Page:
Allow us to take stock. The original topic proposed by Dr. Shenvi was, “Is Critical Theory a Threat to Evangelicalism?” Shenvi attempted to present the “yes” position by offering the “core tenets of contemporary critical theory” (“fourfold construction”), arguing that these are contradicted by Scripture (“threat” in principle) and are held by some evangelicals (“threat” as “currently negatively impacting”), offering four quotes to demonstrate the latter.
I responded by noting that,
If one is going to attribute CT to an evangelical’s beliefs in order to claim dangerous influence, one is required to attribute that which is distinctive to the tradition, not simply that which is included, though common to other and much earlier traditions….
The following is in response to “Is Critical Theory a Threat to Evangelicalism? – A Dialogue with Neil Shenvi, Part 7.” Thank you again, brother!
Since the topic is now Shenvi’s fourfold construction, clarification is first in order:
T1: I don’t think anyone’s position is that, a priori, societies are divided into oppressor/oppressed, or that, a priori, “white” or “male” are dominant classes. The argument is that given a society structured to distribute advantages/disadvantages according to socially constructed group membership, dominant groups are in a structurally oppressive relation to subordinate groups, by virtue of said distribution. No one can doubt this was true of “white” and “male” throughout American history; and all should recognize that this is not true of societies structured along different lines. Whether one lives in such a society is an empirical, a posteriori, question, not a subject of armchair theorizing nor biblical exegesis.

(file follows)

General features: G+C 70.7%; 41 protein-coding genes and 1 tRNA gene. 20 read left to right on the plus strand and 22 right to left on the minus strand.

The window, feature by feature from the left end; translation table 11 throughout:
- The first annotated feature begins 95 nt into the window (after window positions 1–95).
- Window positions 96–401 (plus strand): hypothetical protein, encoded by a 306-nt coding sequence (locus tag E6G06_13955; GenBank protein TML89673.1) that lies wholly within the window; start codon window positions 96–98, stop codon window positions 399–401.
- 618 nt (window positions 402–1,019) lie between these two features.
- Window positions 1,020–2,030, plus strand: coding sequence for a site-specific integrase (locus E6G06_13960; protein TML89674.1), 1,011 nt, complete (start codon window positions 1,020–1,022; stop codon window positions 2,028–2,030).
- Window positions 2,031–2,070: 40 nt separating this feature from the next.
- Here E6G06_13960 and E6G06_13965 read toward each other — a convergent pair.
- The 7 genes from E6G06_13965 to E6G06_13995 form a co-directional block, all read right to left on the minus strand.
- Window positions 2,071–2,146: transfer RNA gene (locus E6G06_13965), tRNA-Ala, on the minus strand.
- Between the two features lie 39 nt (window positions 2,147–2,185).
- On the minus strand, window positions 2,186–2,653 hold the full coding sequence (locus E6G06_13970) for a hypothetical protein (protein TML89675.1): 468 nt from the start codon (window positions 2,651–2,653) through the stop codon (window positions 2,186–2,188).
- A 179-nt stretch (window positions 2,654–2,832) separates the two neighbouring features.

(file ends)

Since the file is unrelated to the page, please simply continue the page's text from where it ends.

First, Dr. Shenvi asks how I’ve been mischaracterized. I count three in his latest post:
I’ll state for the third time that there are many critical theories which have developed since the origin of Critical Theory in the Frankfurt School, which is what Brad’s sources are characterizing.
Again, this is false. From my very first post, I pointed to Sensoy/DiAngelo and Delgado/Stefancic to define Shenvi’s own suggested titles for his fourfold construction, and added Levinson and multiple other sources in my last post. Must we do this again? I’m willing.
I am thankful for the opportunity to engage with Dr. Neil Shenvi; may our Lord bless this conversation. Dr. Shenvi’s first post can be found here: “Is Critical Theory a Threat to Evangelicalism? – A Dialogue with Bradly Mason, Part 1.”